Almost everyone who has ever been a child in an industrialized nation can tell you that the above is not a question. It is the demand or encouragement, depending on your mother or maternal figure, issued to the dismay of all Cheetos deprived children at one point or another. But what is real food? Michael Pollan gives his answer in his book In Defense of Food.
Pollan tells us that real foods are what you find in farmers markets and at the parameters of grocery stores. Real food is what our grandmothers ate. Real foods are whole. Real foods don’t have more than five ingredients in them. What Pollan is excluding is the products of nutrionism—processed products enriched with nutrients touting health benefits.
This is a challenge to reductionist food science, corporate interest and bad food policy that ignores the complex interactions within foods for a more simplistic—add up the parts—approach. But while Pollan aptly calls out the reductionism in a nutrition obsessed food economy, he lays the solution in the hands of individual consumers to spend more for quality, to which even he admits is only possible among relatively few financially secure individuals in the world.
So, why don’t you eat real food? Maybe the better question is who can afford to?
I really enjoyed this “straight to the point” takeaway from Pollan’s book. While our health certainly depends on eating whole foods, our wallets will suffer the brunt. This is a shame, yet there is hope with people like Beth Wheat, who inspire and is an example to us, as she has accomplished creating and maintaining a communal farm.
I would say that a large majority of the population can afford to eat real food. I know this can be seen as a bold statement, but here is why I think so. The book, “The Real Cost of Cheap Food,” by Carolan shows us some of the hidden costs of seemingly cheap food. In terms of affordability, real foods in themselves are more expensive than their processed counterparts. Historically, Americans are spending less of their income on food than ever before and less time in the kitchen as well. The turnaround comes with the increased cost of health care, which totals thousands of dollars per individual during their lifetime. On the other hand, now more than ever, there are countless resources one can use to live a budget-friendly way while still eating a whole foods, plant-based diet. As was mentioned in the interview with Beth Wheat, the farmers market she is at accepts food stamps, and gives double the money back to those who use them at the market! In this way, whole food is becoming more affordable to those on low budgets who are trying to improve their diets.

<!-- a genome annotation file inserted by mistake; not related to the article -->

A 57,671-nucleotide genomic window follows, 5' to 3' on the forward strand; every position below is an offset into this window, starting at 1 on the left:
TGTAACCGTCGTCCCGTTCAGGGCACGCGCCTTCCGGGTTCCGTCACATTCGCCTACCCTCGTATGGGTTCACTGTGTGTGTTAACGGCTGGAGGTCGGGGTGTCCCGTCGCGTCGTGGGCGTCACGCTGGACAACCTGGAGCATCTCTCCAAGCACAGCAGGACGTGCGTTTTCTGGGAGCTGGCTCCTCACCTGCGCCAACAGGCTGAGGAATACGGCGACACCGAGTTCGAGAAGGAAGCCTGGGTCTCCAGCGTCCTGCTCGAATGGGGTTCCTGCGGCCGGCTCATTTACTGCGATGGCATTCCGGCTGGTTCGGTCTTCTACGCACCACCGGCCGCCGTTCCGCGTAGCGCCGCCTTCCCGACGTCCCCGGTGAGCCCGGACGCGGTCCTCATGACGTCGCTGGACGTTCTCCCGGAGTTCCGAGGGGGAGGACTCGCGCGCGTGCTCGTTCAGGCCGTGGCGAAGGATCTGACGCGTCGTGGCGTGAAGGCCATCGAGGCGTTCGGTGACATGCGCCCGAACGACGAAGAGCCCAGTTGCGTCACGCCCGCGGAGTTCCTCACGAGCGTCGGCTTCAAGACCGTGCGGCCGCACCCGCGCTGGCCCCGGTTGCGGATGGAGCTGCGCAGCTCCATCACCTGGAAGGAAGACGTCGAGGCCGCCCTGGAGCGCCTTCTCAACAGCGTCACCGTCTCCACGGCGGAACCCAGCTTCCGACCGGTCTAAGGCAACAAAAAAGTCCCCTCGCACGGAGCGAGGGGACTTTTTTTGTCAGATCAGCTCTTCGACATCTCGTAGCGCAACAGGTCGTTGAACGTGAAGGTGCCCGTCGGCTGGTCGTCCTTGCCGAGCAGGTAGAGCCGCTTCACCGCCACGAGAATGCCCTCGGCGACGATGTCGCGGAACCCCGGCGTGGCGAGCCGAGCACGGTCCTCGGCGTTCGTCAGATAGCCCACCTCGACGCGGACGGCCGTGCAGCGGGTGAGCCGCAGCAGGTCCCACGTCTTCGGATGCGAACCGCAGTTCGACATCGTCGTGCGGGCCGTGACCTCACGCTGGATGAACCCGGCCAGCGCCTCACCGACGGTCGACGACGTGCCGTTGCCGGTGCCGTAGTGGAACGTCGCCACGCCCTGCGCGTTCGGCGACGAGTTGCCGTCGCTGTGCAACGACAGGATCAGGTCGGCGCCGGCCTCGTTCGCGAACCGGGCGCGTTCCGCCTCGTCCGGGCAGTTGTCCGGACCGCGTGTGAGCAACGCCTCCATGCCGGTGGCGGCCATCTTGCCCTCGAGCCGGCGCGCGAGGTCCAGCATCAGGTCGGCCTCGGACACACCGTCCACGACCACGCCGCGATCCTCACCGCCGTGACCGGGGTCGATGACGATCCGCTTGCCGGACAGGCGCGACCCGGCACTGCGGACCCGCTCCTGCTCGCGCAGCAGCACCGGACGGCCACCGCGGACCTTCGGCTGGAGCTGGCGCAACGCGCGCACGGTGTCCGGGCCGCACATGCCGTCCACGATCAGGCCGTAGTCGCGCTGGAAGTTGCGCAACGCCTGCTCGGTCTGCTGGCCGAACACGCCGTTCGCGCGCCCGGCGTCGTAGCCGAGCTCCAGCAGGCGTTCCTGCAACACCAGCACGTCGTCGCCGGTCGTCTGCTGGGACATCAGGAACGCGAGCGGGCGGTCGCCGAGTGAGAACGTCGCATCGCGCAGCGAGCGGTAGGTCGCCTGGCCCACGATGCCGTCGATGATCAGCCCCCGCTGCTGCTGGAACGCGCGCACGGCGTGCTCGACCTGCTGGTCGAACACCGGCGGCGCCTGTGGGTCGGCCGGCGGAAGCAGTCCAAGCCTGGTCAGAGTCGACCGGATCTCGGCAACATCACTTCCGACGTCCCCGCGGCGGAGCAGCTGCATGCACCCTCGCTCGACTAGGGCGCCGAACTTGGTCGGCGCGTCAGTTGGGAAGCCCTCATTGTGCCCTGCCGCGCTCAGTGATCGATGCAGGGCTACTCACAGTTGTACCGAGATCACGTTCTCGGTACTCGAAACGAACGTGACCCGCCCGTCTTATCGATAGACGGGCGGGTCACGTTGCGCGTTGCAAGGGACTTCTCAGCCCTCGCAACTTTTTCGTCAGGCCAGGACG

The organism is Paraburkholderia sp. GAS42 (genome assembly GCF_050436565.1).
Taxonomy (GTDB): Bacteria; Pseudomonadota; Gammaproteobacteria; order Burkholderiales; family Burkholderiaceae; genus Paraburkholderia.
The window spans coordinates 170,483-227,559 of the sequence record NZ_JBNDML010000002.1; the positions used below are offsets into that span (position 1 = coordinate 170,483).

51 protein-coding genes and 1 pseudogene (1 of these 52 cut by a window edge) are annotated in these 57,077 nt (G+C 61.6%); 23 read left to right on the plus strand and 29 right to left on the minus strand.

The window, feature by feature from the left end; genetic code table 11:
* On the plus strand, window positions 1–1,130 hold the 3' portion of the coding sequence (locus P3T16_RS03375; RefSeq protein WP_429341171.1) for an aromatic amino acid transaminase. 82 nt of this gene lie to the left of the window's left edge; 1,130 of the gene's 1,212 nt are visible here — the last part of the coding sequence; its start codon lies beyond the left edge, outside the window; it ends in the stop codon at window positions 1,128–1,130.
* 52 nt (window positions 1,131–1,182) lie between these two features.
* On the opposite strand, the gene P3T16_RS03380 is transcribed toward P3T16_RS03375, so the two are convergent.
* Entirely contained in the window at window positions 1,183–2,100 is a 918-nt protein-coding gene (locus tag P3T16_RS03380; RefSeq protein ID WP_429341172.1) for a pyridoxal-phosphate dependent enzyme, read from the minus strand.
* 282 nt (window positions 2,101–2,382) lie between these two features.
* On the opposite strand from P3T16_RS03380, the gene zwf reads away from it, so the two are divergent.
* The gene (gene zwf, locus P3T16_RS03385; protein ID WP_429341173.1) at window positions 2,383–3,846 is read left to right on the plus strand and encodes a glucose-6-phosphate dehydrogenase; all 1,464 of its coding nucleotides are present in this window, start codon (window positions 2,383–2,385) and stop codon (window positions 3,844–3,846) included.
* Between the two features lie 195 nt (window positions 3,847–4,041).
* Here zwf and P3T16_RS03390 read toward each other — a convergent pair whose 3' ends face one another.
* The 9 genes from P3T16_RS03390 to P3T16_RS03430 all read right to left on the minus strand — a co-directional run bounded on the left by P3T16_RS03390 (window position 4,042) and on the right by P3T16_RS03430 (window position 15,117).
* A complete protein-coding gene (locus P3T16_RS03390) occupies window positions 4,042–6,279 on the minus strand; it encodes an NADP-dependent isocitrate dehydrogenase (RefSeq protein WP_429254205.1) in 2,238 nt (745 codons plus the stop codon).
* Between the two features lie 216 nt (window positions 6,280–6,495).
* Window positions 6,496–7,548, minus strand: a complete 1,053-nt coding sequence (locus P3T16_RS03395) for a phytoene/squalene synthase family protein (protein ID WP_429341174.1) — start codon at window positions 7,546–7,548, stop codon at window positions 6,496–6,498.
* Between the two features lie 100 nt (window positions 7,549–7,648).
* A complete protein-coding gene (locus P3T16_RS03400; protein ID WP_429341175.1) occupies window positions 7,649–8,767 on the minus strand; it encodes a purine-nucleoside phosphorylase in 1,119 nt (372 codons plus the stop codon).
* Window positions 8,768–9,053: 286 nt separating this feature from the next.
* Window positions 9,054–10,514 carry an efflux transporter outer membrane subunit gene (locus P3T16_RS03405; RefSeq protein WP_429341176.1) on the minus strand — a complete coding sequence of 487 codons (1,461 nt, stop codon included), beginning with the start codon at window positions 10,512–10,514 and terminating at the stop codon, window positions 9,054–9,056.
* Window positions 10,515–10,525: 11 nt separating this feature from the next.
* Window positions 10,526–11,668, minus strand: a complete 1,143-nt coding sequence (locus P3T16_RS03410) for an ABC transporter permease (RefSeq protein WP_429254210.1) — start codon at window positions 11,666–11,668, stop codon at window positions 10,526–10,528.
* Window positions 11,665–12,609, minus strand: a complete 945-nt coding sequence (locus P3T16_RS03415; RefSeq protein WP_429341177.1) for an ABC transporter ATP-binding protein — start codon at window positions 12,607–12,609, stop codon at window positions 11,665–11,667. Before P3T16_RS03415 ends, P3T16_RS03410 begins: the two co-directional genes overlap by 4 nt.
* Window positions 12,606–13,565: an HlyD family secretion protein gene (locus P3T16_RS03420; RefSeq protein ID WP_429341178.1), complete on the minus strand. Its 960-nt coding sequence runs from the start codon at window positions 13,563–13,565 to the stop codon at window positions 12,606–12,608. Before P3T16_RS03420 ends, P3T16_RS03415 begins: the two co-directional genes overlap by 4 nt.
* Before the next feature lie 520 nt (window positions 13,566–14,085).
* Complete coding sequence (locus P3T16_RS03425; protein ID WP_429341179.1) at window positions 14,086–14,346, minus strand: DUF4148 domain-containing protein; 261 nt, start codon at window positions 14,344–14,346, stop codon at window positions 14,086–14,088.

Next is the question of time, not everyone has the luxury of spending time in their kitchen to prepare meals from unprocessed products. I think, this is where personal choices have to be made. A study came out on the “technology” usage of adults in America, showing that the average adult spends 10 HOURS a day on things like watching tv, browsing the internet, social media applications and more. (http://www.businessinsider.com/how-much-tv-do-americans-watch-2016-6?international=true&r=US&IR=T) I dont count myself out of this equation, I do spend a majority of my day looking at a screen (mostly for educational purposes), but my “leisure” screen time I try to make more productive by doing meal prep with my show running as a sort of background noise. It may prolong the cooking process slightly, but it is just one of the things I do which makes the time at the kitchen more enjoyable.
With food being one of the main things keeping us alive and well, I think that the time and money we “sacrifice” to eat real foods is well worth the long-term cost of health and happiness.
I am now able to afford to eat “real food.” But reading your post snaps me back into when I couldn’t. As a kid that lived in quiet poverty, i remember when we would eat meals that wouldn’t be considered “food.” I understand at this point that all calories aren’t considered equal but when one is hungry, you don’t care. I am more concerned with the quality of food that the public is consuming rather than the quantity. And then with that, the accessibility of the quality over the quantity.
Hi there, I agree with your sentiments. As a child, we never wanted for food but we also never needed to question. Due to a surprise change in my father’s income, we went from being relaxed to being very conscious of every dollar that came and went.
Twenty years later, I can afford to be selective of my diet. I am privileged enough to “shop around the perimeter” but, I also painfully remember what it was like to only afford a couple of $5.99 Little Caesars pizzas a week for our entire meals. From an initial pass at http://www.feedingamerica.org, I am sadly not alone. The fact that in 2014, their study in American diet showed that 57% of those that participated had to choose between food and housing resonated with me. While I truly believe in the virtues (and environmentally sound choice) of a majority plant based diet, I can also see how it is almost impossible for the majority of Americans to afford this. Since taking meat and dairy out of my diet, my cost in groceries (vegetables alone) have went up substantially as the amount I need to consume is much more with plants alone. I might be the exception, but I respect the privilege I own.